Q4 volatility exposes asset managers’ lack of resilience

But funds with a differentiating niche, such as those from Liontrust and Impax, prove most resilient

UK asset management firms were hit hard by Q4 volatility, with “very few firms proving resilient” during the period, according to a report from broker and analyst firm Peel Hunt.

The headwinds, which included falls in the FTSE All-Share and the MSCI World Index by 11% and 12% respectively, saw average assets under management (AUM) declines of 8%, and average declines in flows of 10% during the quarter [see chart].

AJ Bell investment director Russ Mould says: “Considering active managers have long touted the idea that volatility helps them differentiate their offering, it was a slow start.”

However, there were notable differences in performance between the firms covered. Liontrust was the most resilient with a quarter-on-quarter (QoQ) increase in Q4 flows of 16.9% and a year on year fall of just 17.5%. Jupiter saw the biggest fall in Q4 year on year (YoY) flows at -350%, but a QoQ increase of 87.5%, Polar Capital saw the next biggest drop with flows of -147.9% and a QoQ fall of 220%.

Niche expertise boosts resilience

Peel Hunt analyst Stuart Duncan (pictured) explains that broadly speaking diverse asset exposure helps protect against volatility, but that successful niches were what differentiated the companies that performed best in Q4 2018.

“Liontrust’s UK Special Situations Fund is a long-term vehicle with a distinctive process and style,” he says. “The fund is in the first quartile and performing well over one, three and five years and is currently attracting assets. Similarly, the company acquired Alliance Trust’s sustainable funds in April 2017, again providing it with a differentiating niche.”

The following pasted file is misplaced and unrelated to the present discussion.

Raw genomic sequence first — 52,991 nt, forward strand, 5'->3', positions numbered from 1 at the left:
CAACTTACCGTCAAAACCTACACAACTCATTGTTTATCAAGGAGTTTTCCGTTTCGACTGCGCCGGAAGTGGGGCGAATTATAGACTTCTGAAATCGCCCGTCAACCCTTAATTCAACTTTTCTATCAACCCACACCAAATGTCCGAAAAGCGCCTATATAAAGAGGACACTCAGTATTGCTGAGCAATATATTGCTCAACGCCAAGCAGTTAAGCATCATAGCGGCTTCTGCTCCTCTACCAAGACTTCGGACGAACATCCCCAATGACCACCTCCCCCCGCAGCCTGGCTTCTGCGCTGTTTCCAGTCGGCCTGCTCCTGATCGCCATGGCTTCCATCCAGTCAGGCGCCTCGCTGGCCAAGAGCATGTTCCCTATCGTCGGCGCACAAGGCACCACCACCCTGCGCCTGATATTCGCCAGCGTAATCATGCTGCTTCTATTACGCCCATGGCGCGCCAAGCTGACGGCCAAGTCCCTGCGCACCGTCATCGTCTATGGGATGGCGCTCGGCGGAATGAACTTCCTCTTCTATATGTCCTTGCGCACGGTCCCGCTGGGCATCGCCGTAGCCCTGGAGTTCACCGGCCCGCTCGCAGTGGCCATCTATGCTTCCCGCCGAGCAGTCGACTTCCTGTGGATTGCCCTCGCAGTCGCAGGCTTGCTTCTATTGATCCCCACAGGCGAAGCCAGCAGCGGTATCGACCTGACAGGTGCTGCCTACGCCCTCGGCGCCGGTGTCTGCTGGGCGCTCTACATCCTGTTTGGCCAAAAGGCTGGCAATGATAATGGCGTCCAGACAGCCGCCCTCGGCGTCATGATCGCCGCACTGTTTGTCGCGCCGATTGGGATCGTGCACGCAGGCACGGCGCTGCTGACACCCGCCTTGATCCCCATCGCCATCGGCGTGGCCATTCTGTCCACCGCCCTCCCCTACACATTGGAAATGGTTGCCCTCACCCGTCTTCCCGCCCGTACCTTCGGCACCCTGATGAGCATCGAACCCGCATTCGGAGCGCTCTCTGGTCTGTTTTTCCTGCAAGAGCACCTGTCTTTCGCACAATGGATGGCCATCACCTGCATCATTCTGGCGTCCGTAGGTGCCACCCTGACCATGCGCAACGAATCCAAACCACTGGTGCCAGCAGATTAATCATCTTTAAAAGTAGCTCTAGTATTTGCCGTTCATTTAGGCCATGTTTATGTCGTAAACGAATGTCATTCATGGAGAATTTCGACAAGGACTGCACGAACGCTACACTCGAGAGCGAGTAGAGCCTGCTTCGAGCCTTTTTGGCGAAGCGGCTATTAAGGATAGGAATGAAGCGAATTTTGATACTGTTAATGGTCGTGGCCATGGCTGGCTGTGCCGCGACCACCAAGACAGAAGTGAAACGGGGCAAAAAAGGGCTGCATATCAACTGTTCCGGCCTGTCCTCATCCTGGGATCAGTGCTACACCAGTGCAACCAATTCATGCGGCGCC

Impax Asset Management grew QoQ flows by 40.3% in large part because of its Water Strategy Fund, according to Duncan. He says that it was this type of differentiated product that gave asset managers their USP. “It would be very difficult for trackers to replicate a product like this over the long term,” he says.

Polar Capital and Jupiter experienced outflows but there were idiosyncratic factors at play according to Guinness Asset Management fund manager Will Riley. “Despite QoQ outflows from Healthcare Opportunities, and a slide in the Japan Fund rankings, Polar Capital’s AUM increased 8.1% year-on-year and the Global Technology fund (with just under $3bn in AUM) is in the top decile over three years.”

Riley also explains that Jupiter’s core issue was its Dynamic Bond Fund which makes up about 15% of assets but has underperformed. “This has been a key swing factor for the business. That said, the business is well diversified. It has 15 funds with AUM of over $1bn and some very well-performing vehicles such as the Jupiter Merlin portfolios.”

Steady Eddie stocks

Square Mile analyst Jason Broomer explains that there were some resilient pockets in Q4 which will have provided protection, including utilities, infrastructure stocks, and property insurance. “These are dull, steady Eddie sort of stocks but they aren’t economically sensitive,” he says. “It’s just important to have that diversification.”

Interestingly, Broomer adds that buffers against volatility were very different in Q4 2018 than during the similar correction in Q1. “Markets were led out of the first correction by e-commerce stocks like Amazon, so holding these would have benefited portfolios. By Q4 these stocks were widely seen as overvalued and this correction was one of the causes of the volatility in the first place.”

Price sensitivity

But analysing asset management firms according to quarterly flows may not be entirely fair since, as Broomer says, it is almost impossible to be as agile as the markets when they move so quickly.

He says: “This is particularly true when managers are using open-ended funds. It takes time to place transactions and then they’re forward priced. It is difficult to get the right market position.

“In addition to this, market sensitivity is built into their business model. Firms charge fees based on stock market levels – 1% per annum on average – so if the stock market falls their flows fall, it’s as simple as that.”





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